February 11, 2009
How do paleontologists and artists bring dinosaurs back to life? Museums are filled with dinosaur skeletons and books are packed with restorations of what dinosaurs may have looked like, but how does a pile a bones get turned into a reconstruction of the living animal?
It all starts with the bones. While some dinosaurs, like Allosaurus, are known from multiple specimens that have allowed paleontologists to study their complete skeletons, other dinosaurs are known from a handful of scraps. For every dinosaur known from nearly complete remains there are scores more that are only represented by a bit of leg, a fragment of jaw, or a few vertebrae. How can scientists and artists restore these animals based upon such paltry evidence?
The science of paleontology has deep roots in related sciences like zoology and geology, disciplines where comparisons are important. Indeed, some of the first people to study dinosaur bones compared them to the remains of other animals to determine what sort of animal groups they might belong to. This was a very difficult task because nothing quite like the dinosaurs had been seen before.
Today paleontologists have an ever-growing collection of skeletons among which they can make comparisons. A piece of jaw by itself might be an enigma, but if it is compared with similar sections of jaw from known dinosaurs, scientists can get a better idea of what it may or may not be.
This works because dinosaurs, like all other organisms, evolved and share some traits in common with close relatives but not with other distant relatives. Albertosaurus is more closely related to Tyrannosaurus than either is to Velociraptor, for instance, but all three are coelurosaurs and more closely related to each other than any of them are to a sauropod like Apatosaurus. These relationships can be very important when dealing with an animal that is known from an incomplete skeleton.
Take Pachycephalosaurus, for example. Even though it was named in 1943, very few fossils of it have been found and certainly no complete skeletons. Even so, the fragments hold important clues if you know where to look. Bits of short forearm and long leg bones indicated a bipedal animal, and the skull, especially the teeth and jaws, revealed that it was an ornithischian dinosaur. This made it a relative of hadrosaurs and horned dinosaurs, and this is important because these dinosaurs had fairly conservative body plans. This meant that even though different genera may have sported different sorts of ornamentation on their heads, the rest of their bodies (from the neck down to the tail) were very similar across closely related forms. This allows paleontologists to look at close relatives of Pachycephalosaurus like Stegoceras for hints as to what the missing bones of Pachycephalosaurus might have looked like.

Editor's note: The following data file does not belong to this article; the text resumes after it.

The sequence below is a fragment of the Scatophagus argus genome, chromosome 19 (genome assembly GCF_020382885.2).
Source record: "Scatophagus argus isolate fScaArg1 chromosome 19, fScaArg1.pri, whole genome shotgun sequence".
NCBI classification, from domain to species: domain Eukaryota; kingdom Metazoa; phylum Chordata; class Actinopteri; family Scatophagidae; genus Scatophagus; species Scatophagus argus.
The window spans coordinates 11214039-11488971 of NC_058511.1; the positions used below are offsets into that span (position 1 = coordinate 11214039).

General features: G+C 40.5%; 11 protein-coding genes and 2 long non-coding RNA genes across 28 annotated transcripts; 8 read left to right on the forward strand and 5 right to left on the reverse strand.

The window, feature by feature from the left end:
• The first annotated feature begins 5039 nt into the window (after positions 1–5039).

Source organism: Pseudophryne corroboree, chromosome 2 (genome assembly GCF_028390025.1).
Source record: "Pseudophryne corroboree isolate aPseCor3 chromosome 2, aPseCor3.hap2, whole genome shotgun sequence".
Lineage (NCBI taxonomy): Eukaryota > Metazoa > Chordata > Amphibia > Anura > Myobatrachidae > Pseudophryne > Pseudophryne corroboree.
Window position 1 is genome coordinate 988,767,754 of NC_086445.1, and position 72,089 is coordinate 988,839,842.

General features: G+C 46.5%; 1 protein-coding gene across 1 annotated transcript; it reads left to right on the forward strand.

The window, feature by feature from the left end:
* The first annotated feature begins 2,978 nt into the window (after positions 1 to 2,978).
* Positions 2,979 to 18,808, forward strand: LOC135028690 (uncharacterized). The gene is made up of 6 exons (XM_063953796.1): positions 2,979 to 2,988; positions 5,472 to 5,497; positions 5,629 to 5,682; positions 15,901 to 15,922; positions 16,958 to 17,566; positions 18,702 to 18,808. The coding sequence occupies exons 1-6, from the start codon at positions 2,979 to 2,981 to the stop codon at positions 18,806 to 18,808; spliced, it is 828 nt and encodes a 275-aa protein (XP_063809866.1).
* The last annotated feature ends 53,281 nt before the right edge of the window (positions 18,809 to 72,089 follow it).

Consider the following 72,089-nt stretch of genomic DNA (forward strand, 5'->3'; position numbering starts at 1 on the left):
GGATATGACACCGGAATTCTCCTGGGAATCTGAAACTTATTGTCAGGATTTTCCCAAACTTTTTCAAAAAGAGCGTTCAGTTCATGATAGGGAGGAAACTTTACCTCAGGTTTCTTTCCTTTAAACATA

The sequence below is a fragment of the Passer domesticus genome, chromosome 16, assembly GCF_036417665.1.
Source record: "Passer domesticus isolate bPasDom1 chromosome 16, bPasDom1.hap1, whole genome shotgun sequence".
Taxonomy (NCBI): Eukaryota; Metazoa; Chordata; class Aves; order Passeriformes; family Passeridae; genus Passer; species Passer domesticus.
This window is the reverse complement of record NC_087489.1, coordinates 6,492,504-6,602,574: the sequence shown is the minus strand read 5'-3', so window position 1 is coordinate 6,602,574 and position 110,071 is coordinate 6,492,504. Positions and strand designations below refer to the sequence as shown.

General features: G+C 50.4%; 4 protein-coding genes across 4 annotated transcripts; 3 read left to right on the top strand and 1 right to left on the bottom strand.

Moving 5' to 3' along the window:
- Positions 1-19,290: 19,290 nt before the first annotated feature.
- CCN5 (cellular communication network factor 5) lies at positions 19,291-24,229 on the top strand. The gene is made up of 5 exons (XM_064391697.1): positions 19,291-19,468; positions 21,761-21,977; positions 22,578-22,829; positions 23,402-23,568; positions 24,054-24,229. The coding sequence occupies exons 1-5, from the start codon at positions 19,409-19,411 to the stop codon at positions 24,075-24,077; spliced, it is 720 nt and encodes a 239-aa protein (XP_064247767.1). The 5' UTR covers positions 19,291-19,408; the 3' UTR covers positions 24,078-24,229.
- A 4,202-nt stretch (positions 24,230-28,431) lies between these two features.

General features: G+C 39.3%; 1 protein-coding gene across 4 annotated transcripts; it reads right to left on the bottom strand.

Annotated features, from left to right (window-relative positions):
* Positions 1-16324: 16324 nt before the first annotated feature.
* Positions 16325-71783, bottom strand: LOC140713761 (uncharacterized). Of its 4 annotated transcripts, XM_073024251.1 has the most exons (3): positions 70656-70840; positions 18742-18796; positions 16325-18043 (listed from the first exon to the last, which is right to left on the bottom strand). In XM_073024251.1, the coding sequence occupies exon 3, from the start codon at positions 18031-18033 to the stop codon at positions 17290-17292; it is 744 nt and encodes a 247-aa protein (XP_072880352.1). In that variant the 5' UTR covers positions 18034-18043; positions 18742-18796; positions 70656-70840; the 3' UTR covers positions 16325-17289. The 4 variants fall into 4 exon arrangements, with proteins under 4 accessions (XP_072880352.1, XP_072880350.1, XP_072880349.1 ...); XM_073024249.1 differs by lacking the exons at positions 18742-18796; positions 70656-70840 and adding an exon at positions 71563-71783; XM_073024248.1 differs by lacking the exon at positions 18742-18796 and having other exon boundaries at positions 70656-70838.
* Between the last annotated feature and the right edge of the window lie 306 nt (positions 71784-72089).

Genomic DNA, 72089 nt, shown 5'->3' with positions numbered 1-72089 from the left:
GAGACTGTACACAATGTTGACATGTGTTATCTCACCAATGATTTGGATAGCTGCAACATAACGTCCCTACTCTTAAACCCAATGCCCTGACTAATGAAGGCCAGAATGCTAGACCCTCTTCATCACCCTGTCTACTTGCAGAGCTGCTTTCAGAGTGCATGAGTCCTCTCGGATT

The word “hypothesis” is key here. Any restoration or reconstruction of a dinosaur is being continually subjected to our growing understanding of the fossil evidence. If a restoration of a dinosaur is created based upon fragmentary remains and comparative anatomy but a more complete skeleton shows that the dinosaur was really different in some ways, then the hypothesis will have to be revised. In this way scientific illustration closely mirrors the scientific process itself.
The alternative is to simply leave out parts of the skeleton that are unknown, which means that our dinosaur books would be inhabited by many creatures missing parts of their legs, tails, skulls, spinal columns, etc. We know they must have possessed such body parts, and rather than leave them out it is better to look at related dinosaurs for clues.
In an exchange posted a year ago at the blog “When Pigs Fly Returns,” the paleo-artist Michael Skrepnick explained how artists navigate these difficulties in restoration. Artists like Skrepnick are not just guessing or just putting in whatever fits, but engaging in the scientific process to make a visual hypothesis of what these creatures were like when alive.
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